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An anatomic and functional classification for the diagnosis and treatment of inguinal hernia

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      Abstract

      A simple classification of inguinal hernias is presented which can be valuable to surgeons as a (1) blueprint for dissecting the canal, (2) means for choosing the most appropriate operative procedure, (3) means for evaluating and correlating the prognosis of postoperative symptoms, time of convalescence, and degree of disability, and (4) method of identifying and communicating the exact anatomic derangement found so that accurate and consistent follow-up studies and statistics can be prepared. Diligent follow-up is essential for verifying the true results of hernia surgery techniques. Such follow-up requires that the surgeon be dedicated to examining his patients for many years, as well as to understanding, recording, and referencing the exact anatomic and functional defects found and the repairs used to correct them. Only with these factors identified and recorded can there be a basis for meaningful reporting and valuable conclusions.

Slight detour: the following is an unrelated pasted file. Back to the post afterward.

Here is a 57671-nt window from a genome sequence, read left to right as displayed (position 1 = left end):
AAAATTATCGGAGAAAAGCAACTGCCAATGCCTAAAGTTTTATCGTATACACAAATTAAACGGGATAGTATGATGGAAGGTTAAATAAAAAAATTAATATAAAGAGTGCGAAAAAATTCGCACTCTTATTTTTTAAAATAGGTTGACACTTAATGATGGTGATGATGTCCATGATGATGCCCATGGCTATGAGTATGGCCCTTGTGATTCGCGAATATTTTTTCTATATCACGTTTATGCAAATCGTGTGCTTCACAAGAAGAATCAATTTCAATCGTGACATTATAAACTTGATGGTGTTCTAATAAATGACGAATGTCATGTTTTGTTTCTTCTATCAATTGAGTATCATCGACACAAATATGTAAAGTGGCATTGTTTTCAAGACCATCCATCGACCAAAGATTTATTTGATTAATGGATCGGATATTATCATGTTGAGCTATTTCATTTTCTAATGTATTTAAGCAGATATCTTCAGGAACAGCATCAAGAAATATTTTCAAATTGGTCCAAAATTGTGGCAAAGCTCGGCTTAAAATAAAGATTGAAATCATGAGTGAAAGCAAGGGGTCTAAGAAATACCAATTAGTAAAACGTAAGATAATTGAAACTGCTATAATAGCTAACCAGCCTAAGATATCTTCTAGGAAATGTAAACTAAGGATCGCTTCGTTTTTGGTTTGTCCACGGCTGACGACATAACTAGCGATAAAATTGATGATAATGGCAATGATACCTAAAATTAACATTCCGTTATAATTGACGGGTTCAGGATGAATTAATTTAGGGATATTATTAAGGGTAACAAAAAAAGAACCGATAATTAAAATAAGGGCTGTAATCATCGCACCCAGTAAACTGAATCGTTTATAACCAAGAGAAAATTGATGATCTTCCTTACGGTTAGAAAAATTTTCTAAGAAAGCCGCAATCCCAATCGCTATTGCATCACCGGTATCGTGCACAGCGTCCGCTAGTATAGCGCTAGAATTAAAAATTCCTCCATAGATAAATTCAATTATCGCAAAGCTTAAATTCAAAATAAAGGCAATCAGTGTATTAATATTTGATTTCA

The classification of inguinal hernias presented here is intended to provide surgeons an opportunity to better evaluate their own methods and to more clearly communicate results with colleagues. As Oliver Wendell Holmes once said, “Many times ideas grow better when they are transplanted from one mind to another.”
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